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Renewable Vibes > News > Enviroment > A recent study suggests that hurricanes have reached such unprecedented levels of strength that a new category is required to accurately classify them.

A recent study suggests that hurricanes have reached such unprecedented levels of strength that a new category is required to accurately classify them.

A new study suggests that hurricanes are becoming so powerful due to the climate crisis that a new category, known as “category 6,” should be added to the Saffir-Simpson hurricane scale. Currently, the scale ranges from category 1 to category 5, with category 5 representing the strongest hurricanes with sustained winds of 157mph or more. However, the new study argues that there is now a class of even more extreme storms that require their own category.

According to the researchers, over the past decade, five storms would have qualified as category 6 hurricanes, with sustained winds of 192mph or more. These mega-hurricanes are becoming more likely as a result of global heating, which warms the oceans and atmosphere. The study proposes the inclusion of category 6 in the widely used Saffir-Simpson hurricane scale, which was developed in the early 1970s.

Michael Wehner, a scientist at the Lawrence Berkeley National Laboratory, likens sustained winds of 192mph to the speed of most Ferraris and says it’s hard to even imagine. He believes that experiencing such a hurricane would be extremely dangerous. Wehner and James Kossin of the University of Wisconsin-Madison are the researchers behind the proposal for category 6.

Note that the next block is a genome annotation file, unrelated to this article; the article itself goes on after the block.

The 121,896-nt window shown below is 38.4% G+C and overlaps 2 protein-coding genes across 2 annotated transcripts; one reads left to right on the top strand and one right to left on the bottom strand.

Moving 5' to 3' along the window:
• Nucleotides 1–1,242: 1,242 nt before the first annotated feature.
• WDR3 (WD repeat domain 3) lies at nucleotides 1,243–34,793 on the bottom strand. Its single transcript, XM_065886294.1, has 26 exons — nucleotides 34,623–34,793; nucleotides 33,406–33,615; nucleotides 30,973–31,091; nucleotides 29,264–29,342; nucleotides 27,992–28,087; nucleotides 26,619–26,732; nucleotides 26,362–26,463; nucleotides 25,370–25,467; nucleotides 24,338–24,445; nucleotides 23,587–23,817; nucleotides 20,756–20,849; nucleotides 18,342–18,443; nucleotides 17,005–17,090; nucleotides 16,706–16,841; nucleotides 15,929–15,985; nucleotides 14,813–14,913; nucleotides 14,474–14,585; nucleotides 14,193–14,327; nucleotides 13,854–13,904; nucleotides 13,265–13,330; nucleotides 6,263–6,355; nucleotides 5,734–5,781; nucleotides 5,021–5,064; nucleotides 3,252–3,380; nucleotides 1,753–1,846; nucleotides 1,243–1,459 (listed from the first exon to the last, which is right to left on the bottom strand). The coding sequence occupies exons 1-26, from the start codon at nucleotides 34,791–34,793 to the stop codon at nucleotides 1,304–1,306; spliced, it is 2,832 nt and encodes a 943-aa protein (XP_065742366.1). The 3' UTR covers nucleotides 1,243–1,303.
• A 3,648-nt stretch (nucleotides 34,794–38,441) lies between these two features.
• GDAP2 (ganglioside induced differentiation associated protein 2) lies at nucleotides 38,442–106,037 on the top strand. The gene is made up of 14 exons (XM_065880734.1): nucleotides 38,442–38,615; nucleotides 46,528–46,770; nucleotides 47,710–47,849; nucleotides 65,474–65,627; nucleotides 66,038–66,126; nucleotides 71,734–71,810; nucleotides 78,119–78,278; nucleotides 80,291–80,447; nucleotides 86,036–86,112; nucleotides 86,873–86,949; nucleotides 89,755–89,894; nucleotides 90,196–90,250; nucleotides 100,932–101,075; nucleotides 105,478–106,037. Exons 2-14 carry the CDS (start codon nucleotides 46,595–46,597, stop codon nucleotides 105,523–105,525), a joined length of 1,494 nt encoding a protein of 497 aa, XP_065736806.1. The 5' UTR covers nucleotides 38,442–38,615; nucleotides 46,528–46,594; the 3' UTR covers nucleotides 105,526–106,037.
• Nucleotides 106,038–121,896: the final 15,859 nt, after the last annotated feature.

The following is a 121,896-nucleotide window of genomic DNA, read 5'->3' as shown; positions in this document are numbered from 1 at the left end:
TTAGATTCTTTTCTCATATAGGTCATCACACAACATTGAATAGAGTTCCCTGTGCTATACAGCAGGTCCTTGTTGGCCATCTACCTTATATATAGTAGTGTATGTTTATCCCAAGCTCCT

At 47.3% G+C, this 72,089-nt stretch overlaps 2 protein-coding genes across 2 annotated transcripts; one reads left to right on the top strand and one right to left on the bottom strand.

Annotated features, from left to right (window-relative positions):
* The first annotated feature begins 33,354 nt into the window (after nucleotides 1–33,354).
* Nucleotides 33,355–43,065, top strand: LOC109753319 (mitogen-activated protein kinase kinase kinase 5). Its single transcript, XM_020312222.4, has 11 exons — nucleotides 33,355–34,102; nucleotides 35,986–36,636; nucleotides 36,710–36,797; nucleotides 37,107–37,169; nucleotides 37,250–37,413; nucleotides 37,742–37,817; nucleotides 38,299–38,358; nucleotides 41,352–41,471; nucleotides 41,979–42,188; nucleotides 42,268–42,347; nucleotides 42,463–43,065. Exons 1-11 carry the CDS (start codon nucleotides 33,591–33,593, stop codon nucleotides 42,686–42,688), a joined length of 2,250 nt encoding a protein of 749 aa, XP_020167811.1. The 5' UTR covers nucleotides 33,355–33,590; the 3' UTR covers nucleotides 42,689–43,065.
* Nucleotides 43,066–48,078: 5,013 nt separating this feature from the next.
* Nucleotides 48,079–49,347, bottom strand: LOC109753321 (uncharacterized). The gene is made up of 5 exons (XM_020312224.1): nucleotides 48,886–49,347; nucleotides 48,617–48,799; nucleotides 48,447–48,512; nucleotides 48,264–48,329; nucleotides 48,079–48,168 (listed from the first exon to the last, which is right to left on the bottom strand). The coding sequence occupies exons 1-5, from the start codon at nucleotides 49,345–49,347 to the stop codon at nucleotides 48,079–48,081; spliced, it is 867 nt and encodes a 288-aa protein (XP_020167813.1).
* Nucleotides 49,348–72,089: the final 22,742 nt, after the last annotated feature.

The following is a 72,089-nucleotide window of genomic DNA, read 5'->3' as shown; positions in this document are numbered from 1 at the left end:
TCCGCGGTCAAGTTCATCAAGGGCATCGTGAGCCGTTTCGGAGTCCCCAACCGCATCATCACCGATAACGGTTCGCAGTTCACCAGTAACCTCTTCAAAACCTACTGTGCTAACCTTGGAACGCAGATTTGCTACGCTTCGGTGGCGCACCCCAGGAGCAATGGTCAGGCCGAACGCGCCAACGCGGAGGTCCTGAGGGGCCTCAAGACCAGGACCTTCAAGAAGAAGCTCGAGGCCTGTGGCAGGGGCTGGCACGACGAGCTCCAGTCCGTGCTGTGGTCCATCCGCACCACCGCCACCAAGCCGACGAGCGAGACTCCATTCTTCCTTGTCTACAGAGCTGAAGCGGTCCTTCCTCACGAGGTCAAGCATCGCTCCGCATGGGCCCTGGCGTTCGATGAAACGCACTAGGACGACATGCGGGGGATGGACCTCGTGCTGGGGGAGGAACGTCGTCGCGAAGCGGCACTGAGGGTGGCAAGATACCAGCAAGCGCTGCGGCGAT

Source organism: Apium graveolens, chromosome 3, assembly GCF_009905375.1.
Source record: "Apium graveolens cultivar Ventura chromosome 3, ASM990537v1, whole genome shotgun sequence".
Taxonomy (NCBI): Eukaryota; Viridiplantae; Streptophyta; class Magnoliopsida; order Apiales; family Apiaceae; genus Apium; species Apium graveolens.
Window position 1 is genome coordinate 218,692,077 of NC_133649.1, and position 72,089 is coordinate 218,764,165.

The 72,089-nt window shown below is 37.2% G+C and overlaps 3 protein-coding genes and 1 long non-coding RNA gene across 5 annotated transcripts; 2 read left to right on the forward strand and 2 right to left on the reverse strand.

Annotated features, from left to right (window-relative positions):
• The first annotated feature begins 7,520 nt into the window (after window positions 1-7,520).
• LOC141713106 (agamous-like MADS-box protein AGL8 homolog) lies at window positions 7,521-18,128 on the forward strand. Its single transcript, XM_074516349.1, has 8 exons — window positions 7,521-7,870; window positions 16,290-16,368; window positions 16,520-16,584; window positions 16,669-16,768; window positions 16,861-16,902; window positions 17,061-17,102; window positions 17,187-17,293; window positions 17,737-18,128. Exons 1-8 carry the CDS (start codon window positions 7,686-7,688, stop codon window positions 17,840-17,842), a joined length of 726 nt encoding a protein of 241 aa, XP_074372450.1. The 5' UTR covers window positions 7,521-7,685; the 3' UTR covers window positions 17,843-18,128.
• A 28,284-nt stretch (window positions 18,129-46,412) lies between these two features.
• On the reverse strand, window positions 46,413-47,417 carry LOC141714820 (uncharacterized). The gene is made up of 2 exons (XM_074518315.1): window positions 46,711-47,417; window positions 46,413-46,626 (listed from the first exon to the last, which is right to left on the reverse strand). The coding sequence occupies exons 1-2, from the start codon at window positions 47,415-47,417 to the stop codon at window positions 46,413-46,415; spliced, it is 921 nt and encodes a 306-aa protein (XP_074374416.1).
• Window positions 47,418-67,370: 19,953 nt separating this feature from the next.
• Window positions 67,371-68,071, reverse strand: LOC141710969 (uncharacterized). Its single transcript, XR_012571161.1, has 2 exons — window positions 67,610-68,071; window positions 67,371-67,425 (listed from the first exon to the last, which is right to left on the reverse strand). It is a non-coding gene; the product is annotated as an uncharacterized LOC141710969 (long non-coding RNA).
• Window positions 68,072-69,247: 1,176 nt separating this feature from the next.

Category 5 hurricanes, such as Hurricane Katrina in 2005 and Hurricane Maria in 2017, have already caused significant damage. However, the study argues that there is now a new class of storms that are even more extreme and warrant their own category. Examples include Typhoon Haiyan, which killed over 6,000 people in the Philippines in 2013, and Hurricane Patricia, which reached a top speed of 215mph near Mexico in 2015.

The researchers emphasize that while the total number of hurricanes is not increasing due to the climate crisis, the intensity of major storms has notably risen. A super-heated ocean provides extra energy for hurricanes to rapidly intensify, aided by a warmer, moisture-laden atmosphere.

The Saffir-Simpson scale, which classifies hurricanes based on sustained maximum wind speed, is seen as an imperfect measure of the dangers posed by a hurricane. The main risks to people come from severe rainfall and coastal flooding rather than the strong winds themselves. However, the addition of a category 6 would highlight the heightened risks brought by the climate crisis.

The article mentions that systems used to chart the world have been adjusted in the past to reflect modern changes. For example, Australia’s bureau of meteorology added a new color to its weather maps to account for extreme heat, and the US government’s Coral Reef Watch program added three new alert categories to capture increasing heat stress on corals.

While there is currently no official indication that hurricanes will be classified as category 6, the study raises awareness about the effects of climate change on the intensity of storms. The US National Hurricane Center did not comment on the new study.

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